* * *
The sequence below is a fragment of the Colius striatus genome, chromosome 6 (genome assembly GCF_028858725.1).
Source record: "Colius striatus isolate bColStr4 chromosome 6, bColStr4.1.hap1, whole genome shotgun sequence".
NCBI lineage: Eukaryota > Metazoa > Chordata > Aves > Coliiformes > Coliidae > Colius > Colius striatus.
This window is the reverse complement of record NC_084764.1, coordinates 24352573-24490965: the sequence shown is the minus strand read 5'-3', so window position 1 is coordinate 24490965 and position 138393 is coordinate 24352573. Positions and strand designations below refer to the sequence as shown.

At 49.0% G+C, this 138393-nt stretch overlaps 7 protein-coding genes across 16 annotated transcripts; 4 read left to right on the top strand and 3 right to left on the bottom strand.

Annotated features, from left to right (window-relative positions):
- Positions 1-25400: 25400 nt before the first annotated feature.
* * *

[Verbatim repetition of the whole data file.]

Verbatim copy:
The sequence below is a fragment of the Colius striatus genome, chromosome 6 (genome assembly GCF_028858725.1).
Source record: "Colius striatus isolate bColStr4 chromosome 6, bColStr4.1.hap1, whole genome shotgun sequence".
NCBI lineage: Eukaryota > Metazoa > Chordata > Aves > Coliiformes > Coliidae > Colius > Colius striatus.
This window is the reverse complement of record NC_084764.1, coordinates 24352573-24490965: the sequence shown is the minus strand read 5'-3', so window position 1 is coordinate 24490965 and position 138393 is coordinate 24352573. Positions and strand designations below refer to the sequence as shown.

At 49.0% G+C, this 138393-nt stretch overlaps 7 protein-coding genes across 16 annotated transcripts; 4 read left to right on the top strand and 3 right to left on the bottom strand.

Annotated features, from left to right (window-relative positions):
- Positions 1-25400: 25400 nt before the first annotated feature.